Dilovarsho Dustzoda on the problems of the snow leopard population

Publication date: 16 February 2024

Climate Change and Sustainable Energy Program Manager/Project Coordinator CAMP4ASB AF of the Regional Environmental Centre for Central Asia (CAREC) Dilovarsho Dustzoda spoke about the problems of the snow leopard population as a migratory species of the transboundary areas of Kyrgyzstan, Mongolia, Pakistan, Tajikistan and Uzbekistan in an interview with the Uzbek TV channel STV at the 14th Conference of the Parties to the UN Convention on the Conservation of Migratory Species of Wild Animals (CMS COP 14) in Samarkand, Uzbekistan.


It is the first UN international conference on wildlife conservation convened by over 1500 experts from 130 countries, which takes place in Central Asia.

According to experts, the migration of wild animals directly affects the preservation and restoration of ecosystems and their habitats. Therefore, the program’s main goal is to gather all stakeholders to preserve animals and their habitats.

The United Nations Convention on the Conservation of Migratory Species of Wild Animals unites the states through which the migratory species pass. Migratory animals and birds include, in particular, kulans (wild Asian donkeys), jaguars, saigas, Amazonian catfish, dugongs (marine herbivores), turtles, and saker falcons.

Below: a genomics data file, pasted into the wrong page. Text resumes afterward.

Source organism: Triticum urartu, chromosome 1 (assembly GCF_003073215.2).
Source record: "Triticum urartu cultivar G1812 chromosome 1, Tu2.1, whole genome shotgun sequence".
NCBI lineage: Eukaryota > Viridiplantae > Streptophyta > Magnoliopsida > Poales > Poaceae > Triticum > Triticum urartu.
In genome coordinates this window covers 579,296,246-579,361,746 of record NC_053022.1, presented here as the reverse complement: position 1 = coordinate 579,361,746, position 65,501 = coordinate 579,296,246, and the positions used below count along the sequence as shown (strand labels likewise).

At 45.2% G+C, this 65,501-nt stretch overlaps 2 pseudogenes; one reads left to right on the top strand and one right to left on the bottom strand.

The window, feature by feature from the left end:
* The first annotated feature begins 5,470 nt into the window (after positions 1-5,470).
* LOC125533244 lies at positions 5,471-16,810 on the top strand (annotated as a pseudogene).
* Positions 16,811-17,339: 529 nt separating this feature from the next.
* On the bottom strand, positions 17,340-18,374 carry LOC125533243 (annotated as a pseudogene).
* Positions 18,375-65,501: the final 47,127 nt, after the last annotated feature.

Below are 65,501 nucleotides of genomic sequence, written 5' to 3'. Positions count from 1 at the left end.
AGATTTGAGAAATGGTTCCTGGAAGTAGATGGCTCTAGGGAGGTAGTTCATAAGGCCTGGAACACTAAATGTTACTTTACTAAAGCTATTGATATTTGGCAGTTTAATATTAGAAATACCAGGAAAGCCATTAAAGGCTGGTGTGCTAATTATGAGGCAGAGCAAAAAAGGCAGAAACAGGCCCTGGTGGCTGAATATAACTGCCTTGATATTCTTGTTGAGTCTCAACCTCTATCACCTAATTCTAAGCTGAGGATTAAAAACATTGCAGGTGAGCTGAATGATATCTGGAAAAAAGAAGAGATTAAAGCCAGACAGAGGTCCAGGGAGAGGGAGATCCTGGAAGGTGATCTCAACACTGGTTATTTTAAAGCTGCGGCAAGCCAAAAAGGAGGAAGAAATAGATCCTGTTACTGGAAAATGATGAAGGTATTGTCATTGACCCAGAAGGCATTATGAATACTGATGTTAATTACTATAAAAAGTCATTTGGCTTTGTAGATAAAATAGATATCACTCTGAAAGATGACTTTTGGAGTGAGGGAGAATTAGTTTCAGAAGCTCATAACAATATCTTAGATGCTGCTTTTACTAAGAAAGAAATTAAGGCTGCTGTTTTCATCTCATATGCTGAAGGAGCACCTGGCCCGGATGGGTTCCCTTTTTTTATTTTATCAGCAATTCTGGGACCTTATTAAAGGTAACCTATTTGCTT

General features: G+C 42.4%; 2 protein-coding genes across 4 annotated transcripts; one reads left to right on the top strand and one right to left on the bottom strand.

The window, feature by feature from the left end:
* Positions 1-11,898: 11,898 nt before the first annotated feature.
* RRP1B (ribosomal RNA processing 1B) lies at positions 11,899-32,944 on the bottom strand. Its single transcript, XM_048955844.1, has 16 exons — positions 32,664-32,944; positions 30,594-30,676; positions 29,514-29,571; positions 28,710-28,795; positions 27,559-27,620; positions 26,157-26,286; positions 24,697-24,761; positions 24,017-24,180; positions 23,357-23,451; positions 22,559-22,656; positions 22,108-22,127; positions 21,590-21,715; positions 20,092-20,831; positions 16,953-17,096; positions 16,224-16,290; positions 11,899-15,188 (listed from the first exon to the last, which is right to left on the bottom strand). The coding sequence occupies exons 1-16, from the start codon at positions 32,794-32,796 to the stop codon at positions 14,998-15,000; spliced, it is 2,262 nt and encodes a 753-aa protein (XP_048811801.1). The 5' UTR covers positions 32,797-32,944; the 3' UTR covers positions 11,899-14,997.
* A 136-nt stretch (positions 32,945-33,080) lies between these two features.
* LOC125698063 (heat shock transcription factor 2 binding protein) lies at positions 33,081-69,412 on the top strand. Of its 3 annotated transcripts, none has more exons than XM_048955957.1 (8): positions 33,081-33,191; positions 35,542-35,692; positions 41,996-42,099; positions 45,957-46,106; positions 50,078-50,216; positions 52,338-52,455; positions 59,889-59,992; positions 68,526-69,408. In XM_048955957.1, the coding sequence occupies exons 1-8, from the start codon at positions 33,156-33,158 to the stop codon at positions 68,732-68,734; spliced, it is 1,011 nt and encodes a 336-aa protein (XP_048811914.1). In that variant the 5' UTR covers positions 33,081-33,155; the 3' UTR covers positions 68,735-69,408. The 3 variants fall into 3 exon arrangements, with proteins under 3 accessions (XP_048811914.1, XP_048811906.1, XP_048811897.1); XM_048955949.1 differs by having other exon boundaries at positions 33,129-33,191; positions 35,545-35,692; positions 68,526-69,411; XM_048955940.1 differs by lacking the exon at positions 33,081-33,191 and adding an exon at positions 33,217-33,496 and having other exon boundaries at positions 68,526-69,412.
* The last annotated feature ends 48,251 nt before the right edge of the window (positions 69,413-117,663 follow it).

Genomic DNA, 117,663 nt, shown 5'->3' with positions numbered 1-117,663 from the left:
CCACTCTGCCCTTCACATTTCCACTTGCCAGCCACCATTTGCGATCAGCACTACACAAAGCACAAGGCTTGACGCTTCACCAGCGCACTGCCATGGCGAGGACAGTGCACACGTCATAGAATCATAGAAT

The snow leopard is also a migratory animal species and is a kind of indicator of environmental change. The International Union for Conservation of Nature (IUCN) included this unique inhabitant of the world's fauna in the Red List as “vulnerable”. Kazakhstan, Kyrgyzstan and Tajikistan added this incredible cat to the national Red Books. It is symbolic that the conference's logo depicts a winged snow leopard decorated with a pattern reminiscent of the famous azure tiles of the monuments of Central Asia.

   The meeting in Samarkand is being held under the slogan “Nature knows no borders”, which, along with the logo, is a reminder that the travels of migratory species are not limited by political boundaries and that their survival depends on international cooperation and transboundary conservation efforts.

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